In her emotionally vivid debut collection, LEAP THIRTY, Diane Lowell Wilder explores the subtle complexities of family and romantic relationships as she seamlessly glides through decades of memories. As she explains eloquently in the introduction, poems can be “windows, little illuminations, strangers’ houses lit at night.” Through the windows of LEAP THIRTY, Wilder takes the reader back to an imagined version of her childhood in the 1970s (the introduction also notes that the collection is “personal” but not entirely “autobiographical”) with authentic details. It is a time when “Luxury was a nickel-apiece paperback / at the fall church fundraiser” and “kids pedal / full bore in bare feet / pitched forward on / banana seats.” In technicolor imagery and with lyrical precision, Lowell considers how memory can take us back to a moment, bringing old feelings to the surface with the slightly skewed perception of the present: “Oh, I see how it will end— / this is the way of vision / cataracted, prismed—“ she writes in “Vertigo,” recalling a scene involving her parents from many years earlier.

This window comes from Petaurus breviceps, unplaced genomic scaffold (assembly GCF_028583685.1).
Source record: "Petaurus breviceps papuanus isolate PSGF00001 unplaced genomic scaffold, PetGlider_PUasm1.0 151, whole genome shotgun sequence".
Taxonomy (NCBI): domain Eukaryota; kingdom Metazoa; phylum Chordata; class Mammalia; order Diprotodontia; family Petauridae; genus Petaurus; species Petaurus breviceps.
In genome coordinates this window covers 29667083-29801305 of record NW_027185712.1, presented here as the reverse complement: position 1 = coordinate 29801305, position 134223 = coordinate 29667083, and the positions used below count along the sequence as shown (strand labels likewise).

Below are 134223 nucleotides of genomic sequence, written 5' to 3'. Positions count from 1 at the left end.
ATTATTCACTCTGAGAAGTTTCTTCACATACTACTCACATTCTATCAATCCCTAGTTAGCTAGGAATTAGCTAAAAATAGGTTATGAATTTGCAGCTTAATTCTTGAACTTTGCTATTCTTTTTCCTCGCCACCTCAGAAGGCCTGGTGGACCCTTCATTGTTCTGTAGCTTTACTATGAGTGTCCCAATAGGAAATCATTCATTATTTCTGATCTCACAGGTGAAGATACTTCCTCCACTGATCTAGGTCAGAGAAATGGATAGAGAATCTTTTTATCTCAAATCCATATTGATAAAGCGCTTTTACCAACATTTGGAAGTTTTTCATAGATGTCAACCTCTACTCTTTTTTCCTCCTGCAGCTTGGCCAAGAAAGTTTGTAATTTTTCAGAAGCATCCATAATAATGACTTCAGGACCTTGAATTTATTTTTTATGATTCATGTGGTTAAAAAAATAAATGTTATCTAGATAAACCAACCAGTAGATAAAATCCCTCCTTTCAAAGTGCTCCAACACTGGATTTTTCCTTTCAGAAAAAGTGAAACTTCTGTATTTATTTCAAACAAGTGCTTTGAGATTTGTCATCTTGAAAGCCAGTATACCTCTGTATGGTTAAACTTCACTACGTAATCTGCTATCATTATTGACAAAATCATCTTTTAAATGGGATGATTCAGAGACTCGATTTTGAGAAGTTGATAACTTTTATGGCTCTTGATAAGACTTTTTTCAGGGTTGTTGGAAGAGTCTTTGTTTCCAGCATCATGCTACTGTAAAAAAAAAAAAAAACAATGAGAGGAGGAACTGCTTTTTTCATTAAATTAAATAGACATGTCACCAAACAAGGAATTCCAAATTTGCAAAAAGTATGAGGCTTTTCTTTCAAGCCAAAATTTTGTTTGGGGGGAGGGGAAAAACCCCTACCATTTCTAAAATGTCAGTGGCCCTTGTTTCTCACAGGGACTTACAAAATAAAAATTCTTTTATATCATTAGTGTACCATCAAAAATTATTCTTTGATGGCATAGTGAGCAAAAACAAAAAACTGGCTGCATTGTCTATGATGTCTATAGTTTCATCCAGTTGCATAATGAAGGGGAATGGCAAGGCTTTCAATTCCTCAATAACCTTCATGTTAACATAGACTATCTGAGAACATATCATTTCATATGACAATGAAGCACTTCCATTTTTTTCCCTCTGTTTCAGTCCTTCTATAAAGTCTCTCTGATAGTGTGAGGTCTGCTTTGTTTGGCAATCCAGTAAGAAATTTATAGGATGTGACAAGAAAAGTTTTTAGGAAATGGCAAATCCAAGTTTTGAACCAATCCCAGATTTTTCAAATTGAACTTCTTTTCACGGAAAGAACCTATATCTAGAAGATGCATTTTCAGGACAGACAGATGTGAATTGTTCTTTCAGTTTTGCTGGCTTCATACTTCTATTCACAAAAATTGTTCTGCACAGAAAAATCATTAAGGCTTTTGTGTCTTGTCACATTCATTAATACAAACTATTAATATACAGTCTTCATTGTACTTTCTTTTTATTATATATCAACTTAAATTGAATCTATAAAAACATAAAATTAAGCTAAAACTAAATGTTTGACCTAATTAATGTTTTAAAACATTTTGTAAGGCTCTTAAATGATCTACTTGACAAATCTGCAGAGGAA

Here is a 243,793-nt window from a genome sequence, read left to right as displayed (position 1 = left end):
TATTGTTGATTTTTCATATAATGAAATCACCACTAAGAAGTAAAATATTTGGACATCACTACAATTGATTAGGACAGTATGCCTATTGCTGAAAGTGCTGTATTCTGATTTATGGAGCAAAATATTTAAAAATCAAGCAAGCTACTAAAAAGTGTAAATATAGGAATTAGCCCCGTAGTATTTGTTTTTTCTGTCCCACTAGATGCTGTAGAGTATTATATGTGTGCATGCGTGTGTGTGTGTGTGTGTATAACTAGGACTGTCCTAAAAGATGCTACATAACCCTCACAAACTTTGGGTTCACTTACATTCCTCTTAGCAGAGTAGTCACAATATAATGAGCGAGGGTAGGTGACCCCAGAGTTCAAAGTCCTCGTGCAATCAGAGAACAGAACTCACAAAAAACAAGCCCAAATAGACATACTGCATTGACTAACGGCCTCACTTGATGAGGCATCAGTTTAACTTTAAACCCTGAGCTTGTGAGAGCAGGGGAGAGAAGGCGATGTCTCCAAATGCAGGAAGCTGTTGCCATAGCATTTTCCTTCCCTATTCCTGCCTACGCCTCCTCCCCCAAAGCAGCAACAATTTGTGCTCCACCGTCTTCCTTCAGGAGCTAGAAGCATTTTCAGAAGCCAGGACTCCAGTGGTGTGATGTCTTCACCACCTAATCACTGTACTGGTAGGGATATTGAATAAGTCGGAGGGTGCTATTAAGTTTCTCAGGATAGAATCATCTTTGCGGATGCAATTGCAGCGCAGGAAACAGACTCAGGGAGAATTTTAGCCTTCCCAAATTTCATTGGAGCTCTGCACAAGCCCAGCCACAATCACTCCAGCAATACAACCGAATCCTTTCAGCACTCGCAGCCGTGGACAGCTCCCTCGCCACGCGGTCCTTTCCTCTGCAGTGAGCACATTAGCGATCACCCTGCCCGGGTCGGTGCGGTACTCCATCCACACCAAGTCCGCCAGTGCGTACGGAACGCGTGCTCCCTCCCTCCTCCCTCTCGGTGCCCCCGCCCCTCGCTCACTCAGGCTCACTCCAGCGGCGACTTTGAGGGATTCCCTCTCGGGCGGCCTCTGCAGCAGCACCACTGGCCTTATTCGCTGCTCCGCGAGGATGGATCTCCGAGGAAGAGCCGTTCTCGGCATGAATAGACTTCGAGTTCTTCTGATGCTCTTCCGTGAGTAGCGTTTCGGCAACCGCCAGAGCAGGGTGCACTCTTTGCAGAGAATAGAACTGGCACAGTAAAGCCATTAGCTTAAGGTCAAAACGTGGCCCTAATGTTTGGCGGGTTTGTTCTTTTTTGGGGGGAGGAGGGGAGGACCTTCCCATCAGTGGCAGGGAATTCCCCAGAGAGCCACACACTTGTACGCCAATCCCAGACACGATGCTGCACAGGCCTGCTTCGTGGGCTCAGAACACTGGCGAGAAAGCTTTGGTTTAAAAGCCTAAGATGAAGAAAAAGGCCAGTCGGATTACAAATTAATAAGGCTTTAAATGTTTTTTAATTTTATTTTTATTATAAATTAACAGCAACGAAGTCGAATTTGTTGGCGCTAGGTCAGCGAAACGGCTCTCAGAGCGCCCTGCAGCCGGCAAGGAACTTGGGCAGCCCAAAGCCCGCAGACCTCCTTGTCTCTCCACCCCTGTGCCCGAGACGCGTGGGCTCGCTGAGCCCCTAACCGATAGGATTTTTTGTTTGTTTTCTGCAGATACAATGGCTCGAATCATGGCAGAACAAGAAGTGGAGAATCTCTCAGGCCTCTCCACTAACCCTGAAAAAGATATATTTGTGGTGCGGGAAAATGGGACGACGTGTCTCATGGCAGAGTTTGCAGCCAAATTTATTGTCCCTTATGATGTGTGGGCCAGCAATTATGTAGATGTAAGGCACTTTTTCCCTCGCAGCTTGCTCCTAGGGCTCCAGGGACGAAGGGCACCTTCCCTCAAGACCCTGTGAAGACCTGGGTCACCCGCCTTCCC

The collection unfolds in a roughly linear timeline, with Wilder contemplating her childhood, her teenage years, and then adulthood, during which she marries and has children. She watches as her parents begin to grow old and considers her own aging process. In the title poem, which describes the feeling that time has suddenly moved forward at an accelerated rate, she writes, “Glorious leap of thirty years, sleek-toed / jeté and arch of feet and then the meet / and slam of landing here beside the jar / in which I keep my youth.” The jar is a metaphor, much like Wilder’s notion of the poems as windows. It is something to peer through and see what once was. The jar holds the memories she examines from years past, experiencing them again in the present and holding them before the reader in these shimmering lines.
In LEAP THIRTY, Diane Lowell Wilder plumbs the depths of memory to explore how relationships change over time, particularly our relationships to ourselves. It is a moving reflection on love and loss readers will find entrancing.
~Lisa Butts for IndieReader